Hieronymus Bosch (circa 1450-1516) was born Hieronymus (or Jeroen) van Aken. He signed a number of his paintings as Bosch. The name derives from his birthplace, Hertogenbosch, which is commonly called "Den Bosch" and is the capital of the Dutch province of Brabant. He is well-known for the use of fantastic imagery to illustrate moral and religious concepts and narratives.

Little is known of Bosch's life or training. He left behind no letters or diaries, and what has been identified has been taken from brief references to him in the municipal records of 's-Hertogenbosch, and in the account books of the local order of the Brotherhood of Our Lady. Nothing is known of his personality or his thoughts on the meaning of his art. Bosch’s date of birth has not been determined with certainty. It is estimated at c. 1450 on the basis of a hand drawn portrait (which may be a self-portrait) made shortly before his death in 1516. The drawing shows the artist at an advanced age, probably in his late sixties.

Bosch lived all his life in and near Den Bosch. His grandfather, Jan van Aken, was a painter and is first mentioned in the records in 1430. It is known that Jan had five sons, four of whom were also painters. Bosch's father, Anthonius van Aken acted as artistic adviser to the Brotherhood of Our Lady. It is generally assumed that either Bosch’s father or one of his uncles taught the artist to paint, however none of their works survive. Bosch first appears in the municipal record in 1474, when he is named along with two brothers and a sister.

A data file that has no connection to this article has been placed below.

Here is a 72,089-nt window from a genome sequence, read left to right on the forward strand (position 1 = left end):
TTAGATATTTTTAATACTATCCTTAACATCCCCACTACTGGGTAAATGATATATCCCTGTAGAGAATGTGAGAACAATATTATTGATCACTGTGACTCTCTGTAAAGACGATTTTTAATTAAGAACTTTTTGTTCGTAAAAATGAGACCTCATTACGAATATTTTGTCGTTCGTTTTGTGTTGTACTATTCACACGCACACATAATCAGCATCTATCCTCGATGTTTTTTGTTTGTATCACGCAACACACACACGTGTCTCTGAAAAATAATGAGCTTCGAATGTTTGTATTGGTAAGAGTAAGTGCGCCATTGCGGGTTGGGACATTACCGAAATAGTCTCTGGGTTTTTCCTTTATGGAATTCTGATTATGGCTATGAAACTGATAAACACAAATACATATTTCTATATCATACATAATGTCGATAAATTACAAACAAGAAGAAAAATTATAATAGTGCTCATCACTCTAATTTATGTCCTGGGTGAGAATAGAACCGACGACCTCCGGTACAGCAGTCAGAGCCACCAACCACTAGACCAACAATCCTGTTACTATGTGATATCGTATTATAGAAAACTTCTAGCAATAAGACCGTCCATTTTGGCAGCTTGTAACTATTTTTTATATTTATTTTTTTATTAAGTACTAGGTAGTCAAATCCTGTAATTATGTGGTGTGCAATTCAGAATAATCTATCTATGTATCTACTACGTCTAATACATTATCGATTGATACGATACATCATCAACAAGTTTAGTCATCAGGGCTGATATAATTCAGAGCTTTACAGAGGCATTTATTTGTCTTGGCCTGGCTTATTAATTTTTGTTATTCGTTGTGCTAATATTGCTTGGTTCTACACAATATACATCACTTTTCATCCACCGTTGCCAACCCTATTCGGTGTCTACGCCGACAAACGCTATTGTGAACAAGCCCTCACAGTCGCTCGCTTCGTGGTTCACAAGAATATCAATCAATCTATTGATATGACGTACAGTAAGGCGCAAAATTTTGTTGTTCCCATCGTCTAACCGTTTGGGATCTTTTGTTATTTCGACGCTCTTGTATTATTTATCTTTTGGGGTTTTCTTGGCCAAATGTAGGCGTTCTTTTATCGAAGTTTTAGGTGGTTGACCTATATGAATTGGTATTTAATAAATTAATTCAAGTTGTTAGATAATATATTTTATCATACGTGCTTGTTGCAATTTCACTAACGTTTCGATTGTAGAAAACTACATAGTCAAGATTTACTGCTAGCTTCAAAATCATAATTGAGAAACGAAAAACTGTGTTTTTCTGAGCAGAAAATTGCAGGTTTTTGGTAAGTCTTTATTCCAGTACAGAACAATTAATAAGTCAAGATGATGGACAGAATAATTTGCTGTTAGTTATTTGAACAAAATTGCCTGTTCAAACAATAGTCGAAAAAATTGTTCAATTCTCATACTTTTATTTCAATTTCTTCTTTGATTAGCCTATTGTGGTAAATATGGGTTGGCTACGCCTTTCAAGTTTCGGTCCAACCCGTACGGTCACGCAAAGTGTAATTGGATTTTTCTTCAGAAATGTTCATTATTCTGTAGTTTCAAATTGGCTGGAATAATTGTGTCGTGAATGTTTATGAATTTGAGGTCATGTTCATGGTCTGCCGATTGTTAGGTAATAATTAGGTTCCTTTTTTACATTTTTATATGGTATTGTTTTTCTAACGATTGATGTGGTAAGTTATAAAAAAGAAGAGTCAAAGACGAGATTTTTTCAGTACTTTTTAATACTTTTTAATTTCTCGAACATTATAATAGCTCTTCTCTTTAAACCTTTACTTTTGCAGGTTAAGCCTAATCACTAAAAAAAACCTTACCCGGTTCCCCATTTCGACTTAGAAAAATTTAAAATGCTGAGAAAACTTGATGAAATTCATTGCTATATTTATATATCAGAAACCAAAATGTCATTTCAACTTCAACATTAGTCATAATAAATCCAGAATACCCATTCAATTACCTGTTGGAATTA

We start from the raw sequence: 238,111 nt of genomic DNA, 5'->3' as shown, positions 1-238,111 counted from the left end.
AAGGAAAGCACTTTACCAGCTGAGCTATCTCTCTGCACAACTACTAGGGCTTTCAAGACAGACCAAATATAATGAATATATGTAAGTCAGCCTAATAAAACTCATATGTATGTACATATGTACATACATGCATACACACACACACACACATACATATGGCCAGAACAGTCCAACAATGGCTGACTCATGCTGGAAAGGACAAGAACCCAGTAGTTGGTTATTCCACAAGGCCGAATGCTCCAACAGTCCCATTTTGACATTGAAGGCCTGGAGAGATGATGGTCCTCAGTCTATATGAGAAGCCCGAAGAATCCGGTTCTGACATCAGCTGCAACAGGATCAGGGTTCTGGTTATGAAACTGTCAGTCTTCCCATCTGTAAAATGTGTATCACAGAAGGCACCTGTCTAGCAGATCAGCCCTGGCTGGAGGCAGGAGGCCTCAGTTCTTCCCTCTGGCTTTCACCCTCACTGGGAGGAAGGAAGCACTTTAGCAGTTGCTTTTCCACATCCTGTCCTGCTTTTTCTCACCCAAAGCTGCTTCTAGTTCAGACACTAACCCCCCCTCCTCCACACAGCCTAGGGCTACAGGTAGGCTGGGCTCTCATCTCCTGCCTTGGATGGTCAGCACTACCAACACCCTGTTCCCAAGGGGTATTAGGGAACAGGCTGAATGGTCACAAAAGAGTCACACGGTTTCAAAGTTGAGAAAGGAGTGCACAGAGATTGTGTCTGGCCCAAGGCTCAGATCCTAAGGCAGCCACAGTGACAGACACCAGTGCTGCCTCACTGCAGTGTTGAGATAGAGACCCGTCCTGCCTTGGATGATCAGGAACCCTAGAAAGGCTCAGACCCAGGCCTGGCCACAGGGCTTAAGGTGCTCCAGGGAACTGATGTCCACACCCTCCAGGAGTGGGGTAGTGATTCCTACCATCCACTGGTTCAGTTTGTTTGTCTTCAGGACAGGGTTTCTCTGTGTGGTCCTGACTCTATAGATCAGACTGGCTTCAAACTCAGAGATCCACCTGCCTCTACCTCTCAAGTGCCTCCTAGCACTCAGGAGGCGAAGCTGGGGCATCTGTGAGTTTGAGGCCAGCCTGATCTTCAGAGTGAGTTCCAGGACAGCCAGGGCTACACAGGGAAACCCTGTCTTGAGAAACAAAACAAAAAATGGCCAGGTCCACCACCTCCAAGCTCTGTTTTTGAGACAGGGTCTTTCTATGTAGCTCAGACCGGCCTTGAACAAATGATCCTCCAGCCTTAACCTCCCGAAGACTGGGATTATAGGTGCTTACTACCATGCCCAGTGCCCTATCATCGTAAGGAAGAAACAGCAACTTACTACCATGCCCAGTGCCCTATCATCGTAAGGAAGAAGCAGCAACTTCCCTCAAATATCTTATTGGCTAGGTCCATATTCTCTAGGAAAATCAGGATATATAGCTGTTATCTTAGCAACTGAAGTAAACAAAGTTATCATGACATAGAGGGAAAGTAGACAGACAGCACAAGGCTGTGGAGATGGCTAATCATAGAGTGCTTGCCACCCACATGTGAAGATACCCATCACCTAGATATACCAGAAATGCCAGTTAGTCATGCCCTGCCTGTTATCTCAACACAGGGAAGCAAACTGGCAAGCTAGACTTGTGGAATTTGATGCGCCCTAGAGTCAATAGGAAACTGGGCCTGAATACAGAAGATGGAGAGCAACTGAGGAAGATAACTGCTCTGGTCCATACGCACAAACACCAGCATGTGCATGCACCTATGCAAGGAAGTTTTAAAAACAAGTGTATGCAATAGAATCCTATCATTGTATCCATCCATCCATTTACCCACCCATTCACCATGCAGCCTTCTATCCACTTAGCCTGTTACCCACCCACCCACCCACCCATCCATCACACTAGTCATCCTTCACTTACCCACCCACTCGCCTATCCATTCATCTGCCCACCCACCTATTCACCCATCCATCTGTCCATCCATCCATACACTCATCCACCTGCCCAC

Hertogenbosch was a flourishing city in fifteenth century Brabant, in the south of the present-day Netherlands. In 1463, 4,000 houses in the town were destroyed by a catastrophic fire, which the then (approximately) 13-year-old Bosch may have witnessed. He became a popular painter in his lifetime and often received commissions from abroad. In 1488 he joined the highly respected Brotherhood of Our Lady, an arch-conservative religious group of some 40 influential citizens of Hertogenbosch, and 7,000 'outer-members' from around Europe.

Some time between 1479 and 1481, Bosch married Aleyt Goyaerts van den Meerveen, who was a few years older than the artist. The couple moved to the nearby town of Oirschot, where his wife had inherited a house and land, from her wealthy family.

An entry in the accounts of the Brotherhood of Our Lady records Bosch’s death in 1516. A funeral mass served in his memory was held in the church of Saint John on 9 August of that year.

Bosch produced several triptychs. Among his most famous is "The Garden of Earthly Delights". This painting depicts paradise with Adam and Eve and many wondrous animals on the left panel, the earthly delights with numerous nude figures and tremendous fruit and birds on the middle panel, and hell with depictions of fantastic punishments of the various types of sinners on the right panel. When the exterior panels are closed the viewer can see, painted in grisaille, God creating the Earth. These paintings have a rough surface from the application of paint; this contrasts with the traditional Flemish style of paintings, where the smooth surface attempts to hide the fact that the painting is man-made.